Best Middlesex County Lawyer

Anonymous Complaints

So you’re an employer and you’ve received an anonymous complaint. It could be from a member of the public, or from one of your employees speaking anonymously about a coworker. It may give you little to go on, and provide no information on how to follow up for more information or to even resolve the issue. What are you supposed to do with that?

In a workplace where tensions run high and certain competitive types might even stoop to backstabbing to get that next promotion or raise, you want to tread carefully when taking action on an anonymous complaint. You should also consider why the complaint was anonymous in the first place. Could the writer have reason to fear for his or her position or standing if they had been identified, or does it seem like more of a case of petty mudslinging? Here’s a look at one NJ case that dealt very closely with this type of issue.

In Lakewood Township, a public works staffer, Paul Williams, had been employed for nine years when the Township Manager received an anonymous letter stating that Williams was plagued with mental issues and made multiple employees fear for their safety. There was reference to some specific episodes, but overall noted that it was a regular issue featuring “daily tirades and outbursts”. In follow up to the letter, the Township did nothing for the first eight months, and then without warning informed Williams that he had to complete “psychological fitness-for-duty examination” or risk losing his position.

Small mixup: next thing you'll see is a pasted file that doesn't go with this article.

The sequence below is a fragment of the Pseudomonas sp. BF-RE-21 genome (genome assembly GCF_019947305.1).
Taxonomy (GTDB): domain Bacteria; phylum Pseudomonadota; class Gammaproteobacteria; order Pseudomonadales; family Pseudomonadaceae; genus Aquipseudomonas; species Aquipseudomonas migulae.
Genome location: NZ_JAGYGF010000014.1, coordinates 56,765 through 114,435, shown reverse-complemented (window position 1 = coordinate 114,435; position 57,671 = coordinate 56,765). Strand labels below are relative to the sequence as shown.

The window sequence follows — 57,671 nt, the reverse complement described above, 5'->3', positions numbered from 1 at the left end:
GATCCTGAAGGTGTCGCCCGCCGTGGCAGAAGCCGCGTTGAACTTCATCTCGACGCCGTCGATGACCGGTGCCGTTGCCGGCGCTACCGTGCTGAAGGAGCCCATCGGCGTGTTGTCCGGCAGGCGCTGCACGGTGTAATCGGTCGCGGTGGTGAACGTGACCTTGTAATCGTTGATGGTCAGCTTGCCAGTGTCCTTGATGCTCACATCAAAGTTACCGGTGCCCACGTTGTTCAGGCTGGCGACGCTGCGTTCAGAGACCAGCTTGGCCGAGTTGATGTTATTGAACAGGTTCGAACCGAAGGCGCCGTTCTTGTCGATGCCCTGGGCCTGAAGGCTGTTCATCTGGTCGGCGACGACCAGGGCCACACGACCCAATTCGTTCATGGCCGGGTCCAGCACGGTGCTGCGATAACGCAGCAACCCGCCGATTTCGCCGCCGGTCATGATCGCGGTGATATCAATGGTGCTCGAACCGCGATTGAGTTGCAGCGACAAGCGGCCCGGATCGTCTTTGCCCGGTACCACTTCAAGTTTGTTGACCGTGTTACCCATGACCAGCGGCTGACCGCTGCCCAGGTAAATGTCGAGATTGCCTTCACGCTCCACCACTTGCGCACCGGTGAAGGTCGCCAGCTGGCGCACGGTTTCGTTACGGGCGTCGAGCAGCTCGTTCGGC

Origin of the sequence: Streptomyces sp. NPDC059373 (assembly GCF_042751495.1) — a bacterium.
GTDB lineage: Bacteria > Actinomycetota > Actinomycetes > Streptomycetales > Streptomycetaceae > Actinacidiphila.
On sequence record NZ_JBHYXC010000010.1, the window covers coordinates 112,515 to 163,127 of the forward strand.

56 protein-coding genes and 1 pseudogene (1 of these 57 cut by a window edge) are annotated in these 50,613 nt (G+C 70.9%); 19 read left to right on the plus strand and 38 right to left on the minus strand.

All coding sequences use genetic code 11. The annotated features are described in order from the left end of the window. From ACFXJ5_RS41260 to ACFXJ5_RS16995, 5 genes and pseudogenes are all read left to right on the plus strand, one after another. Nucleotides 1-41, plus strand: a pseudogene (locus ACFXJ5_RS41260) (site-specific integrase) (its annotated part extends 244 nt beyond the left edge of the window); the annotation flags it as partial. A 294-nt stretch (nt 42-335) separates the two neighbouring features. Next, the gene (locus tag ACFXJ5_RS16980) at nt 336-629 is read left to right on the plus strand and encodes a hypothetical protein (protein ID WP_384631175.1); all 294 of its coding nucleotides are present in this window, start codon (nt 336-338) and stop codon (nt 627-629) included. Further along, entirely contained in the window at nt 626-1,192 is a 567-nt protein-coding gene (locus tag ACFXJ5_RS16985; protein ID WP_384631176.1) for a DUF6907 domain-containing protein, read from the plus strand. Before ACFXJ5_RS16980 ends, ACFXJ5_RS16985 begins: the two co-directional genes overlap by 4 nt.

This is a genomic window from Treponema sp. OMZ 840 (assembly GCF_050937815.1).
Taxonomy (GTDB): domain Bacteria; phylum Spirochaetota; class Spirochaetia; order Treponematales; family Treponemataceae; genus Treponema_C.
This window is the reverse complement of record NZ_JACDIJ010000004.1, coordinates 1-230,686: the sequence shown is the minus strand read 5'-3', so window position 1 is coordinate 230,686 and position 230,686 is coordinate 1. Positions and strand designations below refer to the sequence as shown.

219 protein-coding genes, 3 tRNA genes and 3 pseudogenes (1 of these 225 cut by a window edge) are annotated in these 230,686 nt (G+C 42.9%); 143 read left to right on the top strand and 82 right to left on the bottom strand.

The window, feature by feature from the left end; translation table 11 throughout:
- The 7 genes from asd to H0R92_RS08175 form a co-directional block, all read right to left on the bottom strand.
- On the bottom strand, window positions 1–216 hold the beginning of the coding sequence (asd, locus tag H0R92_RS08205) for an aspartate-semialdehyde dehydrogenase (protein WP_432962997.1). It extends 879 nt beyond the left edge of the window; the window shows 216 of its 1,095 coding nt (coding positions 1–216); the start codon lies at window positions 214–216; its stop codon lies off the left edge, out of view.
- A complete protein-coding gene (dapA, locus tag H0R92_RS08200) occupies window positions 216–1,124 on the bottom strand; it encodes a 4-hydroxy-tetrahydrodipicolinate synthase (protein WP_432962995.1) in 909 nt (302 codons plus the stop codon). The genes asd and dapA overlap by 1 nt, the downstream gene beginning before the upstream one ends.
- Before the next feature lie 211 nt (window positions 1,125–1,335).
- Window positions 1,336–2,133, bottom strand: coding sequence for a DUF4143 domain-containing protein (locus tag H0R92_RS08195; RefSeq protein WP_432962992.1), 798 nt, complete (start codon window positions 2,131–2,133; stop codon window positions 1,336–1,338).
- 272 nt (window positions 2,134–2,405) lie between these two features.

In response, Williams refused and stated that the exam was not related to his position, and broke the stipulations of the Americans with Disabilities Act. He was terminated from the department, and set a formal appeal to the Civil Service Commission. Over a series of appeals and reversals, it was determined in turn that Williams was not exceedingly confrontational, but by not agreeing to take the exam was insubordination. He was ordered to take the exam before being reinstated, and the ADA claims were not addressed. Finally, the court decided that the test was not required because of a failure in his work, but only because of the complaints from the letter.

Because the initial accusation came only from an anonymous letter that could not be interviewed or asked for further information or details about the supposed misbehavior, it was deemed insufficient under the EEOC and ADA as reasoning for the test to be mandated.

Instead of waiting to take action on the letter for eight months, the township ought to have taken immediate action—or not at all. They should have taken steps to investigate both into William’s behavior and into who could have lodged the complaint, and then through the fruits of their search made a decision to require the test or not.

Anonymous complaints are a tricky business, and should be handled delicately to ensure the smooth functioning of your workplace and to keep you out of any suits between employees and the company. If you’re facing a difficult situation like this one, you need accomplished legal advice. For a free consultation with me, David Kaplan, call today at 973-426-0021 to learn more about your options.

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